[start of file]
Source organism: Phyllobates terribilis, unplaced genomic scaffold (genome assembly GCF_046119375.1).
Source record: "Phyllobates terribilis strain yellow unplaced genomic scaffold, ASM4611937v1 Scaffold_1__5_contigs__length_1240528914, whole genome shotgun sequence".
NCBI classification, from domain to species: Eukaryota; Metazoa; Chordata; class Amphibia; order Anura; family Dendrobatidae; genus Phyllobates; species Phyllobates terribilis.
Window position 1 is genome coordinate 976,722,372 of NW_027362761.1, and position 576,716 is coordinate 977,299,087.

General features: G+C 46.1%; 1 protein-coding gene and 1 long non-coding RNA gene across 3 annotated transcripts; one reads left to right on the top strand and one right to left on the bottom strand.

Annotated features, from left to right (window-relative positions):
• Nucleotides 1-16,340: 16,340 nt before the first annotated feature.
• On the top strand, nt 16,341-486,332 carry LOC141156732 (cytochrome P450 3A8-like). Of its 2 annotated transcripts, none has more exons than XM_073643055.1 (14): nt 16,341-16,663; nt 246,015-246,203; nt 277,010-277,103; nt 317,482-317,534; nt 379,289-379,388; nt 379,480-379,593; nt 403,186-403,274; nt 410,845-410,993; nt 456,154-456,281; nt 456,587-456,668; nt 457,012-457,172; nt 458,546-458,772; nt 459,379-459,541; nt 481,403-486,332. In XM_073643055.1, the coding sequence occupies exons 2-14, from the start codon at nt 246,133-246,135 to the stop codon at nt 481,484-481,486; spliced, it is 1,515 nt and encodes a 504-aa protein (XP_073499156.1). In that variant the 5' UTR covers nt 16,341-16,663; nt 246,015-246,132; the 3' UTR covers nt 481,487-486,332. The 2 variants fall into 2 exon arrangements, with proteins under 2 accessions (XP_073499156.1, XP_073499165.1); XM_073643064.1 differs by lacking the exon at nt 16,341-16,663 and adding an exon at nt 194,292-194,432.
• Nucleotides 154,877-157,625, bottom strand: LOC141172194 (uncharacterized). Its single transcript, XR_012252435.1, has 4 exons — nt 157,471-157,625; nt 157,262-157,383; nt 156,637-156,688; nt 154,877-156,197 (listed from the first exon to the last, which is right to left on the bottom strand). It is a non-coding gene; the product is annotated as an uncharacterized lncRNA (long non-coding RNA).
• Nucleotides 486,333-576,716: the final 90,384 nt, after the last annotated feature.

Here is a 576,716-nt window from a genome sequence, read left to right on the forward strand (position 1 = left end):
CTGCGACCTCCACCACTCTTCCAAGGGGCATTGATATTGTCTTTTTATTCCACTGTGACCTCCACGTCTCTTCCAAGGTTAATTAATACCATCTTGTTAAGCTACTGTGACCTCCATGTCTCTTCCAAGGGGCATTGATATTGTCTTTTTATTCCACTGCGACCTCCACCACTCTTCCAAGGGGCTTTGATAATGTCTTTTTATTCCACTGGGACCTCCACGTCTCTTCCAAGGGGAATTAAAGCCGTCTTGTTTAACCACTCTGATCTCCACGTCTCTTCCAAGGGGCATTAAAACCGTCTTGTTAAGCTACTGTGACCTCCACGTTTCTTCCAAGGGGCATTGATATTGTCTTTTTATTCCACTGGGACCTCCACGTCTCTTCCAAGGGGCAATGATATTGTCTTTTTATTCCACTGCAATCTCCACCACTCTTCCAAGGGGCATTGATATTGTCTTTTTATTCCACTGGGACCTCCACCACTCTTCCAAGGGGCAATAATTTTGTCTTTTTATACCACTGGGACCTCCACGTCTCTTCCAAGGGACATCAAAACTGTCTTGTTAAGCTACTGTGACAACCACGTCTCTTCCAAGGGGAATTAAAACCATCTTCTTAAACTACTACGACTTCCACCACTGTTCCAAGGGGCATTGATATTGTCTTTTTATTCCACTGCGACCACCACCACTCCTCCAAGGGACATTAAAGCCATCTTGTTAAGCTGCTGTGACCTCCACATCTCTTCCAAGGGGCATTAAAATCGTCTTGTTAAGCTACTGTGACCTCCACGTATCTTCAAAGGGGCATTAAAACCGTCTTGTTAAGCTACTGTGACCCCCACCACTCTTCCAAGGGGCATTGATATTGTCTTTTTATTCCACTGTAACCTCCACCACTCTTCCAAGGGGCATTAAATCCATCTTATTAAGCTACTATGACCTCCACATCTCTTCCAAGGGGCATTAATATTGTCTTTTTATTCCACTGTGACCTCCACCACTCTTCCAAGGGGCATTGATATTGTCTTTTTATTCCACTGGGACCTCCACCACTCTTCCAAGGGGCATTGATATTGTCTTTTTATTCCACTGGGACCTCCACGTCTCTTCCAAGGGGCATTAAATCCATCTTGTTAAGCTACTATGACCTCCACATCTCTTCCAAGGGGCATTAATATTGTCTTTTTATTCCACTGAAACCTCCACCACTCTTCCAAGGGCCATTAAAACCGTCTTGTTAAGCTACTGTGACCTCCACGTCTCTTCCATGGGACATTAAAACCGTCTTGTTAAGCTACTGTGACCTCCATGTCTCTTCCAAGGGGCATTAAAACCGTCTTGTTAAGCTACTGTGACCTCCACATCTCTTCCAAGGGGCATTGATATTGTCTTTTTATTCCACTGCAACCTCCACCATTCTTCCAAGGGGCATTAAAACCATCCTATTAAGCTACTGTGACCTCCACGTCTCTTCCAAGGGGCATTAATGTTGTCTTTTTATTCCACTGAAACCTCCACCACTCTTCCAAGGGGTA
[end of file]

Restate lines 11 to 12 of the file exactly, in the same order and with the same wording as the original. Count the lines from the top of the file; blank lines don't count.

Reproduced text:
Here is a 576,716-nt window from a genome sequence, read left to right on the forward strand (position 1 = left end):
CTGCGACCTCCACCACTCTTCCAAGGGGCATTGATATTGTCTTTTTATTCCACTGTGACCTCCACGTCTCTTCCAAGGTTAATTAATACCATCTTGTTAAGCTACTGTGACCTCCATGTCTCTTCCAAGGGGCATTGATATTGTCTTTTTATTCCACTGCGACCTCCACCACTCTTCCAAGGGGCTTTGATAATGTCTTTTTATTCCACTGGGACCTCCACGTCTCTTCCAAGGGGAATTAAAGCCGTCTTGTTTAACCACTCTGATCTCCACGTCTCTTCCAAGGGGCATTAAAACCGTCTTGTTAAGCTACTGTGACCTCCACGTTTCTTCCAAGGGGCATTGATATTGTCTTTTTATTCCACTGGGACCTCCACGTCTCTTCCAAGGGGCAATGATATTGTCTTTTTATTCCACTGCAATCTCCACCACTCTTCCAAGGGGCATTGATATTGTCTTTTTATTCCACTGGGACCTCCACCACTCTTCCAAGGGGCAATAATTTTGTCTTTTTATACCACTGGGACCTCCACGTCTCTTCCAAGGGACATCAAAACTGTCTTGTTAAGCTACTGTGACAACCACGTCTCTTCCAAGGGGAATTAAAACCATCTTCTTAAACTACTACGACTTCCACCACTGTTCCAAGGGGCATTGATATTGTCTTTTTATTCCACTGCGACCACCACCACTCCTCCAAGGGACATTAAAGCCATCTTGTTAAGCTGCTGTGACCTCCACATCTCTTCCAAGGGGCATTAAAATCGTCTTGTTAAGCTACTGTGACCTCCACGTATCTTCAAAGGGGCATTAAAACCGTCTTGTTAAGCTACTGTGACCCCCACCACTCTTCCAAGGGGCATTGATATTGTCTTTTTATTCCACTGTAACCTCCACCACTCTTCCAAGGGGCATTAAATCCATCTTATTAAGCTACTATGACCTCCACATCTCTTCCAAGGGGCATTAATATTGTCTTTTTATTCCACTGTGACCTCCACCACTCTTCCAAGGGGCATTGATATTGTCTTTTTATTCCACTGGGACCTCCACCACTCTTCCAAGGGGCATTGATATTGTCTTTTTATTCCACTGGGACCTCCACGTCTCTTCCAAGGGGCATTAAATCCATCTTGTTAAGCTACTATGACCTCCACATCTCTTCCAAGGGGCATTAATATTGTCTTTTTATTCCACTGAAACCTCCACCACTCTTCCAAGGGCCATTAAAACCGTCTTGTTAAGCTACTGTGACCTCCACGTCTCTTCCATGGGACATTAAAACCGTCTTGTTAAGCTACTGTGACCTCCATGTCTCTTCCAAGGGGCATTAAAACCGTCTTGTTAAGCTACTGTGACCTCCACATCTCTTCCAAGGGGCATTGATATTGTCTTTTTATTCCACTGCAACCTCCACCATTCTTCCAAGGGGCATTAAAACCATCCTATTAAGCTACTGTGACCTCCACGTCTCTTCCAAGGGGCATTAATGTTGTCTTTTTATTCCACTGAAACCTCCACCACTCTTCCAAGGGGTA